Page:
Viewpoint: Hoping for hugs and tears at year's end
Do you remember the last day of school when you were a young tyke? Everyone was in a great mood. That day changed as I grew older, but it never lost its special quality. It just had a feeling that is difficult to describe.
Of course we were happy; we'd finally have time to play, no homework, and we could stay up later on weeknights. But that final day in school each year was special because, I think, of the teachers.
During my first eight years of school, I was surrounded by nuns. As I recall, the end of the year also meant the nuns would do a "spring cleaning" from their book inventory. They'd sell textbooks to anyone who wanted to buy them. There may have been literature books, but I don't remember that as well. I loved textbooks, and I often came home with a new batch each year. My parents likely didn't understand it either. Now, after 33 years of teaching, maybe I do. Except, I remember the textbooks weren't necessarily in my field of strength. I bought, usually for a dime to a quarter, any textbook I could. I do know I'd go home and play "school" in my head, using the textbooks I had purchased. Until I began writing for you this week, I had forgotten about buying those books. Apparently, I was already thinking of being a teacher at a young age.
When I got to the middle and high school, it changed a bit, but teachers still needed to clean closets, only now they weren't selling books. They were giving them away. I did the same with my classroom cupboards numerous times in my tenure. Kids were crazy about freebies. They'd scoop up whatever they could. It made more room for more books to be acquired that I'd likely give away years down the road anyhow.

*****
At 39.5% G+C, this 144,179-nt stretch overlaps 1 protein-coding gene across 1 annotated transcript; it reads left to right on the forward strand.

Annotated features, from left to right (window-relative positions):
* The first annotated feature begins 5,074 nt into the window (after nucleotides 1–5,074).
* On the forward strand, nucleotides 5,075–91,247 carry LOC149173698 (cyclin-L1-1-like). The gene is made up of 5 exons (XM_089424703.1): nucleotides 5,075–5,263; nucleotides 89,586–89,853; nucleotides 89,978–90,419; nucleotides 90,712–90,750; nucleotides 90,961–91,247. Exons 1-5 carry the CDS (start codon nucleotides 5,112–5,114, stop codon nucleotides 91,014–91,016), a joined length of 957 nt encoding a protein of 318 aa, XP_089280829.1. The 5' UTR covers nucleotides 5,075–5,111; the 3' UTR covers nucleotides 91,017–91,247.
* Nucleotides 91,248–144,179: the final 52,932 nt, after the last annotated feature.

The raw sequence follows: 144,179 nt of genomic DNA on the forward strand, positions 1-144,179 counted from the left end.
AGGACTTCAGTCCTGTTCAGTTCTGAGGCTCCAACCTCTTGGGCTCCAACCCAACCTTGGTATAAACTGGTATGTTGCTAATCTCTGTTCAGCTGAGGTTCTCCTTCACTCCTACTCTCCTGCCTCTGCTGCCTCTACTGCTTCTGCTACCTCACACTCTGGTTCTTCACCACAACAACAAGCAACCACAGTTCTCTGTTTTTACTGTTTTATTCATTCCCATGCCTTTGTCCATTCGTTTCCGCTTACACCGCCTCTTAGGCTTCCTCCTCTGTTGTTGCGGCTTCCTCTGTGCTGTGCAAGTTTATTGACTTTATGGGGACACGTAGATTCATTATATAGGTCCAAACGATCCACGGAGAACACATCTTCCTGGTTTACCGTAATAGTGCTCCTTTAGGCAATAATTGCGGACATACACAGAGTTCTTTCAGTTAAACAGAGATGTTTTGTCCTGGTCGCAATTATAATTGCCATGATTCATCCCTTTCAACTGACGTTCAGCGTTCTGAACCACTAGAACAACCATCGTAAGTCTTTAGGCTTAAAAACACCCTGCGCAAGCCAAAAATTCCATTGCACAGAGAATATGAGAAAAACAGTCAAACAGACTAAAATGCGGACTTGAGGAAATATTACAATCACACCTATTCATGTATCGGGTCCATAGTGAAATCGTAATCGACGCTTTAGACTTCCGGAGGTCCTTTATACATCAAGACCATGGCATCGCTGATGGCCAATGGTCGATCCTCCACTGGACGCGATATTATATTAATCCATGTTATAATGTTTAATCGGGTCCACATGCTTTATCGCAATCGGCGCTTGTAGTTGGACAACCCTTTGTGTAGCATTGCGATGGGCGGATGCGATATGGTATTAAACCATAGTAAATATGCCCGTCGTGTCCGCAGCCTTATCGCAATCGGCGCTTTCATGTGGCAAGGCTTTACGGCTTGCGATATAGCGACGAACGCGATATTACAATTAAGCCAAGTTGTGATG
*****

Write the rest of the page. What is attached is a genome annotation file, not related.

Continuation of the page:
Leaving school during the first eight years came with hearty goodbyes and usually tears as we left the nuns. As I moved into the teen years, it was still important to see the teachers and wish them well before heading into summer. That desire for freedom could wait a few more minutes.
When I came to RHS, the end of the year was vastly different. In the early years, you wouldn't believe the final day. The tradition for a while seemed to be for every student to go to his or her locker (they were still using their lockers when I began teaching), take whatever notebooks they still possessed, rip all the paper out of it, and throw it in the air. Worksheets, quizzes, tests, whatever they had in their folders as well. This is no exaggeration — the floor, once they were all gone, was literally covered in paper. From one end of the hallway to the other. From the bottom floor to the top. Had cell phones existed, there'd be proof of this in photos. It was amazing.
The school then decided to have an annual "locker cleanout" afternoon. It took about 25 minutes. Students were to go to their lockers with their homeroom teacher and clean out whatever was not needed in the final weeks. Overdue library books and textbooks found their way back to the proper departments. The homeroom teacher checked off that each student completed the task. We never saw paper on the floor on the final day of school again.
Then we moved into the water balloon and water gun phase. Students would come to school with a backpack full of small balloons filled with water. When classes would change, and the stairwells were jammed, a student would open up his/her backpack and begin pummeling students on the steps with water balloons. Kids would come to class dripping wet. That eventually ended but the water guns lasted another year or two longer. The gun crisis brought that to an end.
Then, I'd say in the final 10 years of my career, the last day of school became about as anti-climactic as a final day of school before summer vacation could get. Few students stopped by to wish us a happy summer; it was more likely they left their final test with the bell, got their stuff and walked out like it was just another weekend. No emotions. No drama. Suddenly, it was just adults.
Has it changed in the two years I've been gone? I don't know, but my guess would be no. Does it say anything about us as a society? I think so, but I'll let you draw your own conclusion. I hope at the younger levels, there are still hugs and tears and lots of human interaction. We need it.
Next week, let's talk music. Why? Cuz the second annual Jazz Blast will be a reality! See ya!